Still, the abundance of both young stars and actors with something to promote -- and not necessarily movies that will sweep voters off their feet -- makes us wonder if this will be the kind of year when the show tips a little more promotional than reverential (and further arouses the question of how much of that will be by the design of Mechanic and Shankman). Mechanic, for his part, at least nods to the demographic aspect. “The younger side of the audience has been drifting for years, so we’re more conscious of trying to build a youth element into the show," he told Kaufman.

We also wonder if all of this might make us yearn for a moment in the 2008 ceremony, when Jon Stewart offered an insider quip about stars' tendency to promote movies -- and then subverted it. "According to IMDB," Stewart said, "our next presenter is the star of 2010 Untitled Nicole Kidman project.'"

-- Steven Zeitchik

Photo: Miley Cyrus. Credit: Lori Shepler / Los Angeles Times

Roman Polanski's 'Ghost Writer' doesn't wow them in Berlin -- UPDATED

February 12, 2010 |  4:00 pm

Roman Polanski's new film, "The Ghost Writer," had its premiere on Friday as part of the first full day of the Berlin Film Festival -- and provoked a mixed response.

Pola Co-written by Polanski and novelist Robert Harris, the film tells the story of a former British prime minister (Pierce Brosnan) who enlists a writer (Ewan McGregor) to ghost write his memoir. As the former PM, living in exile in the United States, fights charges that he assisted the CIA in illegal torture, the writer discovers information about his new employer that plunges him headlong into a world of Polanski-esque paranoia and deception.

Writing for indieWire, Brian Brooks noted "mixed reactions" to "The Ghost Writer," saying that "unfortunately, it seemed the film only received a tepid response after its initial screening." As more reviews have begun to appear online, the critical reaction to Polanski's latest was perhaps best summed up by David Hudson. Writing for the website the Auteurs, he said that " 'The Ghost Writer' won't be toppling governments or, most likely, any best-of-2010 lists, but it's a fine minor entertainment."

Polanski, still under house arrest in Switzerland while awaiting possible extradition to Los Angeles, was not in attendance at the festival. The director's absence was noted during the news conference for the film, with producer Robert Benmussa quoted as saying that "not having Roman at the center of this podium seems very strange for us all."

UPDATE -- 9:34 AM, SATURDAY: The film drew a stronger reaction at a screening for Los Angeles reviewers and tastemakers Friday night. Most in attendance were piqued or even heartened by the effort, which proved to be a taut thriller and an effective mood piece. We'll see what the critics say....--S.Z.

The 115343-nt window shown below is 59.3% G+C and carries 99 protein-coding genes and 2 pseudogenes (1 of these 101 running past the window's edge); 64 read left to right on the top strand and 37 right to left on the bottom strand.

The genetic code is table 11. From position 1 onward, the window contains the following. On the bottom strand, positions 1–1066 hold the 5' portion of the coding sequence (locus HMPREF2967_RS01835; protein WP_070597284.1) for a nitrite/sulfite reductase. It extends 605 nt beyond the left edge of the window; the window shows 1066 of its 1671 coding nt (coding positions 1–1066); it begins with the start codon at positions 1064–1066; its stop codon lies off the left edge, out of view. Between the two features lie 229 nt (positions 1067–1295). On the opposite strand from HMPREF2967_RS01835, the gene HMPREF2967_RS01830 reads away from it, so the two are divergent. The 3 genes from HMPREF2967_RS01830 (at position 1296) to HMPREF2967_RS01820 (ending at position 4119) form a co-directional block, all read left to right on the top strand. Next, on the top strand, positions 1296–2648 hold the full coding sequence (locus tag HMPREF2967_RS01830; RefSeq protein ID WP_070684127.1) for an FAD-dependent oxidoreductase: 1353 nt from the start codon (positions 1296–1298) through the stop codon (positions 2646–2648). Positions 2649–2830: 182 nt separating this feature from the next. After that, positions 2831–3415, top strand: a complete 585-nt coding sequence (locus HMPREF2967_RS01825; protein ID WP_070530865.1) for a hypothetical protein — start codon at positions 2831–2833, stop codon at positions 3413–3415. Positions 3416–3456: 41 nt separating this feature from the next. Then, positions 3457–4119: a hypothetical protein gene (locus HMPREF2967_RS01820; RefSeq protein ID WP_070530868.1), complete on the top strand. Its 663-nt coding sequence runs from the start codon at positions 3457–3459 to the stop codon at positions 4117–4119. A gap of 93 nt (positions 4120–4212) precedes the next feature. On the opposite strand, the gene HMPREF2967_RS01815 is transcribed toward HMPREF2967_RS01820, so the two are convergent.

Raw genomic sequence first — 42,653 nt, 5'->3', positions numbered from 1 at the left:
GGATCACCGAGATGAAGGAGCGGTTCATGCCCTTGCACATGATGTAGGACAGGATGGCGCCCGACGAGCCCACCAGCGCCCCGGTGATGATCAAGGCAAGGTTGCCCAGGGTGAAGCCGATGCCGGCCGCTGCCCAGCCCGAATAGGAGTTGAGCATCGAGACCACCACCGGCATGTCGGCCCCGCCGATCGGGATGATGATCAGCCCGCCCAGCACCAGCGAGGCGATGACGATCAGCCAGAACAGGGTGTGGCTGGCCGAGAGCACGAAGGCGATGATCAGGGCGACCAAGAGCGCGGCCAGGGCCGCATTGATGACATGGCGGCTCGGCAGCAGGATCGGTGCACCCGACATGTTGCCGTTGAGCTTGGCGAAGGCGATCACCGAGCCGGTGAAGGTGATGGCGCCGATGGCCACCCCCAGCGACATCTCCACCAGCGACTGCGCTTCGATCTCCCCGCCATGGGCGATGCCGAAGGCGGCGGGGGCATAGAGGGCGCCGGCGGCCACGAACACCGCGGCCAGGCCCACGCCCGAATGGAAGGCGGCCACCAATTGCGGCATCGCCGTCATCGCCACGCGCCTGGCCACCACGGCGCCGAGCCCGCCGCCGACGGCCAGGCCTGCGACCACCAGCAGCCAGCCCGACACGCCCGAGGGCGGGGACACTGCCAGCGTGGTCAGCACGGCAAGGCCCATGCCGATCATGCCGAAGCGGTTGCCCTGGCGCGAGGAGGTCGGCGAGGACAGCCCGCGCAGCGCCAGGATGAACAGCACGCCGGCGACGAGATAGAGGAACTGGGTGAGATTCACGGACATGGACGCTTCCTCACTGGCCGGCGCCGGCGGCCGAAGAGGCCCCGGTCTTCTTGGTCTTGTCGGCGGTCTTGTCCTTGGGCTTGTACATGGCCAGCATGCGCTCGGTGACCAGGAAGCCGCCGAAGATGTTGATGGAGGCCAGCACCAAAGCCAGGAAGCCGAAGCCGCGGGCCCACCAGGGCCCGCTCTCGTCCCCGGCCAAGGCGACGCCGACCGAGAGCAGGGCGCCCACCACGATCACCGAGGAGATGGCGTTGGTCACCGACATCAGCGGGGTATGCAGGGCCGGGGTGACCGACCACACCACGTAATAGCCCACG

-- Mark Olsen

Photo: Roman Polanski. Credit: Roberto Pfeil / Associated Press

'Book of Eli' star Denzel Washington, at an action-movie crossroads

January 14, 2010 |  7:00 am


Denzel Washington, whose "The Book of Eli" opens this weekend to what will likely be strong box office, has worked with Tony Scott on four previous movies and recently wrapped their fifth, a train thriller titled "Unstoppable" with newly minted Captain Kirk Chris Pine.

The title "Unstoppable" carries particular irony because the project was delayed several times by what insiders have said were diverse factors such as budget-related studio reluctance and star hesitation.

So how unwilling was Washington? In a conversation about the religious and other aspects of "Eli" -- he notes, incidentally, that Warner Bros. wanted Bible references toned down to the point that "it sometimes got ridiculous in how you were trying to hide it"; see the full fruits of that interview here -- the actor tells 24 Frames that he pretty much didn't want to make "Unstoppable."

"To be honest with you, I didn't want to do the movie," Washington said. "The studio [Fox] didn't care. I said, 'I don't want to do it' and they said 'Good, get out.' I said, 'Fine.' But then Tony said, 'I don't want to do it unless he [Denzel] does it.' The way it was told to me, he said, 'If he's out, I'm out.'"

That prompted Scott to make the hard sell to Washington. "Tony just wouldn't let it go," Washington continued. "I said, 'Come on.' He said, 'I need you, I need you.'" I said [going to a whimpering-little-boy voice], 'I don't want to be on top of a train.'"

So what made Washington finally relent? "Because I love him. What am I going to do?" he said, adding, "That was one for him. He owes me one now."

Scott's recollection of events pretty much dovetails with Washington's -- though he's not shy about putting a fine point on it: "I kept beating on his door and saying ... do it." (Washington, as he was later hanging on to a train hurtling along at something like 50 mph, recalled quipping to Pine, "You know we're all just pawns, right? It's all about the trains.")

Washington's future holds a few other possibilities. He's soon headed to Broadway for an August Wilson revival, is toying with the idea of moving forward on a World War II drama called "Brothers In Arms" and is even contemplating a return to the political roles for which he became famous earlier in his career. A South African producer has recently sent him a script about a person he describes as a "prominent" South African politician ... who may or may not be currently personified on screen by Morgan Freeman. Whatever Denzel takes on -- for now, at least -- he seems to be hopping off the action train.

-- Steven Zeitchik